Ruling says algorithms no defense against adverse action requirements
In response to the frequent use of algorithmic models to determine credit eligibility, the Consumer Financial Protection Bureau (CFPB) released a circular that clarifies that customers who are denied credit must be provided with specific reasons for the denial in an adverse action notice. This requirement is a part of the Equal Credit Opportunity Act (ECOA).
The CFPB noted that widespread data harvesting makes it possible to use a wealth of information to determine consumer eligibility for credit. While this information may be placed into a complex algorithm, consumers are still entitled to a statement of specific reasons for denial of credit.
“Companies are not absolved of their legal responsibilities when they let a black-box model make lending decisions,” said CFPB Director Rohit Chopra. “The law gives every applicant the right to a specific explanation if their application for credit was denied, and that right is not diminished simply because a company uses a complex algorithm that it doesn’t understand.”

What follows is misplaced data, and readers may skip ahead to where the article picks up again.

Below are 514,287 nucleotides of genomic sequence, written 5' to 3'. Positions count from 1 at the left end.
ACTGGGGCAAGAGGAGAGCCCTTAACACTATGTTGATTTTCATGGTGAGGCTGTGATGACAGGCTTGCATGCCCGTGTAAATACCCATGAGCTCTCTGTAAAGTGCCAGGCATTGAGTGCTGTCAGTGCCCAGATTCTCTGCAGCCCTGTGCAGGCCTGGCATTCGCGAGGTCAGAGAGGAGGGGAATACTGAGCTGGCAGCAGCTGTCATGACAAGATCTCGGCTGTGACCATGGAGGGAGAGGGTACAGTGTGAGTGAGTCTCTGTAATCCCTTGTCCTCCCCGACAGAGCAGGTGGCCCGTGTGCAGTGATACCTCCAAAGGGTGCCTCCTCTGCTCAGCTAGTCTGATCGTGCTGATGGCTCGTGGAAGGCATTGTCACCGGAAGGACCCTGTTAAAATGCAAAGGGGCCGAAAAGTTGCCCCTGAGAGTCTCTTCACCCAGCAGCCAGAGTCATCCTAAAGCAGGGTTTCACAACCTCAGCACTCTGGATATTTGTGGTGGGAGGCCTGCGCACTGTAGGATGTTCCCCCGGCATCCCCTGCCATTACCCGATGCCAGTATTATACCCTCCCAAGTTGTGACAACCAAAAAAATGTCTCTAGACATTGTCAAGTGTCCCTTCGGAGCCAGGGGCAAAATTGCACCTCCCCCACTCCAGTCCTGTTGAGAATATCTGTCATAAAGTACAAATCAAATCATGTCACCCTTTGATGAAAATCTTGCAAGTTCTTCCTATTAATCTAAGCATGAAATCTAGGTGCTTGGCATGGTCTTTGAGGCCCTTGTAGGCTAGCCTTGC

The CFPB's interpretation of the ECOA serves to protect consumers by clarifying that:
- Federal consumer financial protection laws and adverse action requirements should be enforced regardless of the technology used by creditors. For example, ECOA does not permit creditors to use technology that prevents them from providing specific and accurate reasons for adverse actions. Creditors’ use of complex algorithms should not limit enforcement of ECOA or other federal consumer financial protection laws.
- Creditors cannot justify noncompliance with ECOA based on the mere fact that the technology they use to evaluate credit applications is too complicated, too opaque in its decision-making, or too new. Creditors who use complex algorithms—including artificial intelligence or machine learning technologies—to engage in credit decisions must still provide a notice that discloses the specific, principal reasons for taking adverse actions. There is no exception for violating the law because a creditor is using technology that has not been adequately designed, tested, or understood.